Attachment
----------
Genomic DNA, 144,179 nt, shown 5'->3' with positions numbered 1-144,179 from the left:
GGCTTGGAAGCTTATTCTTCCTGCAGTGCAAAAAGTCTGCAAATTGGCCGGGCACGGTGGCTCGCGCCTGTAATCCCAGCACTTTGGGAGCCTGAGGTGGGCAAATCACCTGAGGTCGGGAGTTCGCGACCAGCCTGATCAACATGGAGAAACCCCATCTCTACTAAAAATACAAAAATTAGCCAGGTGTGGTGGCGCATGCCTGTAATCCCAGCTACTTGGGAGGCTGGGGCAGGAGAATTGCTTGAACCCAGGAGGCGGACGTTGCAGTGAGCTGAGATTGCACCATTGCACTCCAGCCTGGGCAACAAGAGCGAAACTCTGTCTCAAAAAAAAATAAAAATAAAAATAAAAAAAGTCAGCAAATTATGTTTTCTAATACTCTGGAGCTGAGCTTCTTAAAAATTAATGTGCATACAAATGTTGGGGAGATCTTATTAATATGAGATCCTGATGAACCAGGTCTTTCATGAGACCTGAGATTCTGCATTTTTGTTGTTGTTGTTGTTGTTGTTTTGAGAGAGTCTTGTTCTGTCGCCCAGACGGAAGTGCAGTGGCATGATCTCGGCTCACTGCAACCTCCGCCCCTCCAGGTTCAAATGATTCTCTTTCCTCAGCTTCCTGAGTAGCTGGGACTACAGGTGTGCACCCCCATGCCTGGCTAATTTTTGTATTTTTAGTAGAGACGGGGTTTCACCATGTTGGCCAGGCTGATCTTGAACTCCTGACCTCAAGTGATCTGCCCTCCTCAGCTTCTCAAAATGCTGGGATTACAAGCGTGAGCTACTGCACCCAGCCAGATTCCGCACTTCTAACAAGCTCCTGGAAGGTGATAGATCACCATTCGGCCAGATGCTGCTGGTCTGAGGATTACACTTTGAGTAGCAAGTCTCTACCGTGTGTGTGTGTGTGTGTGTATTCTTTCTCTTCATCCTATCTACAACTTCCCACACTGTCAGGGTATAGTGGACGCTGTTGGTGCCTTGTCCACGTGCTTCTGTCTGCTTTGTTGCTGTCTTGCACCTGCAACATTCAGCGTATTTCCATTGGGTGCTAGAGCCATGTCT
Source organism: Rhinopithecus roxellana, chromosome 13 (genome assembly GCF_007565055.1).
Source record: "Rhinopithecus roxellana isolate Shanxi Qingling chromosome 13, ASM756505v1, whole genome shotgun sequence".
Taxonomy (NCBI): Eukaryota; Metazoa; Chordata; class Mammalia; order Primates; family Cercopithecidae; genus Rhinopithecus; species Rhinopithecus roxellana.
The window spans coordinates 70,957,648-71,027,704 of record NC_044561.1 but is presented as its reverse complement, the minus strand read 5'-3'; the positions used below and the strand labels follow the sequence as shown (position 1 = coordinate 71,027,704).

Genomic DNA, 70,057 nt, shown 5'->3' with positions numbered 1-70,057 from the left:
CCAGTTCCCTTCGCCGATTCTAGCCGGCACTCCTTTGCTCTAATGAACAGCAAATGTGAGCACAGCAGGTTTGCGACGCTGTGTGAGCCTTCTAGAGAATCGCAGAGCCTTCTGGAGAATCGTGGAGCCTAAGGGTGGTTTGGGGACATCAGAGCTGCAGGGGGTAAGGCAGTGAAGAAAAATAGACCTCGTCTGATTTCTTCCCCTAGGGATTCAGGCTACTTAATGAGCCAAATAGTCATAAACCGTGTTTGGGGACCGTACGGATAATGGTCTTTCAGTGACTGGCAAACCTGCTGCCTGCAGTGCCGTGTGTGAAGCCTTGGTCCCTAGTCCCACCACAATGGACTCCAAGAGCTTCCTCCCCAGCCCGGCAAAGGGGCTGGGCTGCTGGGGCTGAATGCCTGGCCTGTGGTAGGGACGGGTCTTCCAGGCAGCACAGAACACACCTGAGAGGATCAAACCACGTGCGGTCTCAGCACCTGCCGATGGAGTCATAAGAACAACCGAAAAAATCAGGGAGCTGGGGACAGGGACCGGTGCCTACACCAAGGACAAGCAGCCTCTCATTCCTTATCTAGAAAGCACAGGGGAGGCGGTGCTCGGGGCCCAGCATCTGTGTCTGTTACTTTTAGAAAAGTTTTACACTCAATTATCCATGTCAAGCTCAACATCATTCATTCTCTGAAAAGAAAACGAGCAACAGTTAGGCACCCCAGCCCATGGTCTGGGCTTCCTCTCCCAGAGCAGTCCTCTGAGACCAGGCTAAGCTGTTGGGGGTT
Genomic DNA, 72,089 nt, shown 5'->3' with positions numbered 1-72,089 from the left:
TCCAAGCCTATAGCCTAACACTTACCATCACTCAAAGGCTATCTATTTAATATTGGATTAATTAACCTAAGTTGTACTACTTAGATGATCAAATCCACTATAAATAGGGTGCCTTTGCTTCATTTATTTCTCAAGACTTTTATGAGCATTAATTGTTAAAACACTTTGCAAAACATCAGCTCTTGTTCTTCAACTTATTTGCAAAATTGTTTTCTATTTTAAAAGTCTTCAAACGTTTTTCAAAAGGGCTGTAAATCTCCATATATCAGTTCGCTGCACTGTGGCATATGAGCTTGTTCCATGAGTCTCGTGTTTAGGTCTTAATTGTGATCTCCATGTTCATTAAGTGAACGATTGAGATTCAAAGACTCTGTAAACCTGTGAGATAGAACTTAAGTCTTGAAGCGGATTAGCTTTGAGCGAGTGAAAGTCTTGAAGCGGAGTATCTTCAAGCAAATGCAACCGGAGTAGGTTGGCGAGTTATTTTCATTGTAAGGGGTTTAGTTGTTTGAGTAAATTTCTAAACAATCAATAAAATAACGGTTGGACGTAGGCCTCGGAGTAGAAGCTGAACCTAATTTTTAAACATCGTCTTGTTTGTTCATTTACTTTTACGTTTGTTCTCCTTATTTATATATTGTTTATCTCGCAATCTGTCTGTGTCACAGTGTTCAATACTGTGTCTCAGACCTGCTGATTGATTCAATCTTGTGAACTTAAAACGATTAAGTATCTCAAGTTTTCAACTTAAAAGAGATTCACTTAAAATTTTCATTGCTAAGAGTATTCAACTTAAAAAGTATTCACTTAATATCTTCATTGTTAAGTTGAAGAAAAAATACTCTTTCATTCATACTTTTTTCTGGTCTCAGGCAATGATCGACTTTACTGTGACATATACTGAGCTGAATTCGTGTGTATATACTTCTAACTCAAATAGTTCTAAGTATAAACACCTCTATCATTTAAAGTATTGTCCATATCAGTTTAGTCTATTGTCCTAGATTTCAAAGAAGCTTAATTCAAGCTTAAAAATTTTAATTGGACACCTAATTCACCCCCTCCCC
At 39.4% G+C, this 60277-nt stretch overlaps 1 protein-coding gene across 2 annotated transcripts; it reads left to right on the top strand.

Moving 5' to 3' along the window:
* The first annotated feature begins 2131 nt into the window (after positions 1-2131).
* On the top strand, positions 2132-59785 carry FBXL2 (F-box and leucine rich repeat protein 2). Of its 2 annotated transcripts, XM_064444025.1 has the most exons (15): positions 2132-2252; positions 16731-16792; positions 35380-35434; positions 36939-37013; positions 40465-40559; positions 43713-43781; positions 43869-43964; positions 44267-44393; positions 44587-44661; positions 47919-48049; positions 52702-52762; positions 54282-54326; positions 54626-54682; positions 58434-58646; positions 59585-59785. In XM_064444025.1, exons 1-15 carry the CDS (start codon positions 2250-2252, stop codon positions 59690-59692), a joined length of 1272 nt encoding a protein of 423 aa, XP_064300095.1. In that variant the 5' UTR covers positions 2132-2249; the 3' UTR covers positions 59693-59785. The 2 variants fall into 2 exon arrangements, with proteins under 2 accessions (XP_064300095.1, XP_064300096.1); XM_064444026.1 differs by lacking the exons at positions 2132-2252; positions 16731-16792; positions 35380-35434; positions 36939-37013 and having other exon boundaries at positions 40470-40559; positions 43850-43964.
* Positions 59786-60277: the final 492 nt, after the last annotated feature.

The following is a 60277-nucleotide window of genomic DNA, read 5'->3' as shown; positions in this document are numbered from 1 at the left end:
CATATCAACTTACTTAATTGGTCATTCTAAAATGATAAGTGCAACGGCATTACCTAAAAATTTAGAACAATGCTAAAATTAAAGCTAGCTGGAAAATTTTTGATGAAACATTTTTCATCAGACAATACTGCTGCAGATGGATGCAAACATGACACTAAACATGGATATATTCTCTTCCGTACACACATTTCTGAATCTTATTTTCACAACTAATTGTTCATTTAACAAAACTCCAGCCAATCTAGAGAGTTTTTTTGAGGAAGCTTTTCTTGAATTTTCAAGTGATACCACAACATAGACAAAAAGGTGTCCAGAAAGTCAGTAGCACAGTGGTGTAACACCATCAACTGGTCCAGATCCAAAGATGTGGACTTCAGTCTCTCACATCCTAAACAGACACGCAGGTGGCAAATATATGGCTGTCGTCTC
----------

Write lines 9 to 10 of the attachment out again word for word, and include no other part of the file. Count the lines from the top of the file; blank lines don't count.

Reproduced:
Genomic DNA, 72,089 nt, shown 5'->3' with positions numbered 1-72,089 from the left:
TCCAAGCCTATAGCCTAACACTTACCATCACTCAAAGGCTATCTATTTAATATTGGATTAATTAACCTAAGTTGTACTACTTAGATGATCAAATCCACTATAAATAGGGTGCCTTTGCTTCATTTATTTCTCAAGACTTTTATGAGCATTAATTGTTAAAACACTTTGCAAAACATCAGCTCTTGTTCTTCAACTTATTTGCAAAATTGTTTTCTATTTTAAAAGTCTTCAAACGTTTTTCAAAAGGGCTGTAAATCTCCATATATCAGTTCGCTGCACTGTGGCATATGAGCTTGTTCCATGAGTCTCGTGTTTAGGTCTTAATTGTGATCTCCATGTTCATTAAGTGAACGATTGAGATTCAAAGACTCTGTAAACCTGTGAGATAGAACTTAAGTCTTGAAGCGGATTAGCTTTGAGCGAGTGAAAGTCTTGAAGCGGAGTATCTTCAAGCAAATGCAACCGGAGTAGGTTGGCGAGTTATTTTCATTGTAAGGGGTTTAGTTGTTTGAGTAAATTTCTAAACAATCAATAAAATAACGGTTGGACGTAGGCCTCGGAGTAGAAGCTGAACCTAATTTTTAAACATCGTCTTGTTTGTTCATTTACTTTTACGTTTGTTCTCCTTATTTATATATTGTTTATCTCGCAATCTGTCTGTGTCACAGTGTTCAATACTGTGTCTCAGACCTGCTGATTGATTCAATCTTGTGAACTTAAAACGATTAAGTATCTCAAGTTTTCAACTTAAAAGAGATTCACTTAAAATTTTCATTGCTAAGAGTATTCAACTTAAAAAGTATTCACTTAATATCTTCATTGTTAAGTTGAAGAAAAAATACTCTTTCATTCATACTTTTTTCTGGTCTCAGGCAATGATCGACTTTACTGTGACATATACTGAGCTGAATTCGTGTGTATATACTTCTAACTCAAATAGTTCTAAGTATAAACACCTCTATCATTTAAAGTATTGTCCATATCAGTTTAGTCTATTGTCCTAGATTTCAAAGAAGCTTAATTCAAGCTTAAAAATTTTAATTGGACACCTAATTCACCCCCTCCCC